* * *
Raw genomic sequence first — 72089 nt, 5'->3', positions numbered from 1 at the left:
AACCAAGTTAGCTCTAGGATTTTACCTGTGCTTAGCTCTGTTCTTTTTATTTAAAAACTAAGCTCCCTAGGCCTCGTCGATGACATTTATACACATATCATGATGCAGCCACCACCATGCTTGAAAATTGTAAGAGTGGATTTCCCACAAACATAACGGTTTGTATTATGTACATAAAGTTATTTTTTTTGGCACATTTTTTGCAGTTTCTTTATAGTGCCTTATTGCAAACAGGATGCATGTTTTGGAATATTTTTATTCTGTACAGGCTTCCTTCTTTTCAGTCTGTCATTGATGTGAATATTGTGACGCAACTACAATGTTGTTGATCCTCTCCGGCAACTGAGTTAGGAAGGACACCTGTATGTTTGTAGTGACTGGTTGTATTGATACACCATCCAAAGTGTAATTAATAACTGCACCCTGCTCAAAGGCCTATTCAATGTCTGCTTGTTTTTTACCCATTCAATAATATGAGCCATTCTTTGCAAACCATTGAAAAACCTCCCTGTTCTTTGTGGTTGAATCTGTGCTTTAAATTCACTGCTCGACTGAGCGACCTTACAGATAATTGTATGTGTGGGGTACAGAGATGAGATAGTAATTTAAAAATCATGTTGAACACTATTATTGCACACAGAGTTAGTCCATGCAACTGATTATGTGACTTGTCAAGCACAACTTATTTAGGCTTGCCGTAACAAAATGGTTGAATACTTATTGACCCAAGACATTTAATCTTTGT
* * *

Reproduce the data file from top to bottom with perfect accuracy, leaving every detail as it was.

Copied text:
Raw genomic sequence first — 72089 nt, 5'->3', positions numbered from 1 at the left:
AACCAAGTTAGCTCTAGGATTTTACCTGTGCTTAGCTCTGTTCTTTTTATTTAAAAACTAAGCTCCCTAGGCCTCGTCGATGACATTTATACACATATCATGATGCAGCCACCACCATGCTTGAAAATTGTAAGAGTGGATTTCCCACAAACATAACGGTTTGTATTATGTACATAAAGTTATTTTTTTTGGCACATTTTTTGCAGTTTCTTTATAGTGCCTTATTGCAAACAGGATGCATGTTTTGGAATATTTTTATTCTGTACAGGCTTCCTTCTTTTCAGTCTGTCATTGATGTGAATATTGTGACGCAACTACAATGTTGTTGATCCTCTCCGGCAACTGAGTTAGGAAGGACACCTGTATGTTTGTAGTGACTGGTTGTATTGATACACCATCCAAAGTGTAATTAATAACTGCACCCTGCTCAAAGGCCTATTCAATGTCTGCTTGTTTTTTACCCATTCAATAATATGAGCCATTCTTTGCAAACCATTGAAAAACCTCCCTGTTCTTTGTGGTTGAATCTGTGCTTTAAATTCACTGCTCGACTGAGCGACCTTACAGATAATTGTATGTGTGGGGTACAGAGATGAGATAGTAATTTAAAAATCATGTTGAACACTATTATTGCACACAGAGTTAGTCCATGCAACTGATTATGTGACTTGTCAAGCACAACTTATTTAGGCTTGCCGTAACAAAATGGTTGAATACTTATTGACCCAAGACATTTAATCTTTGT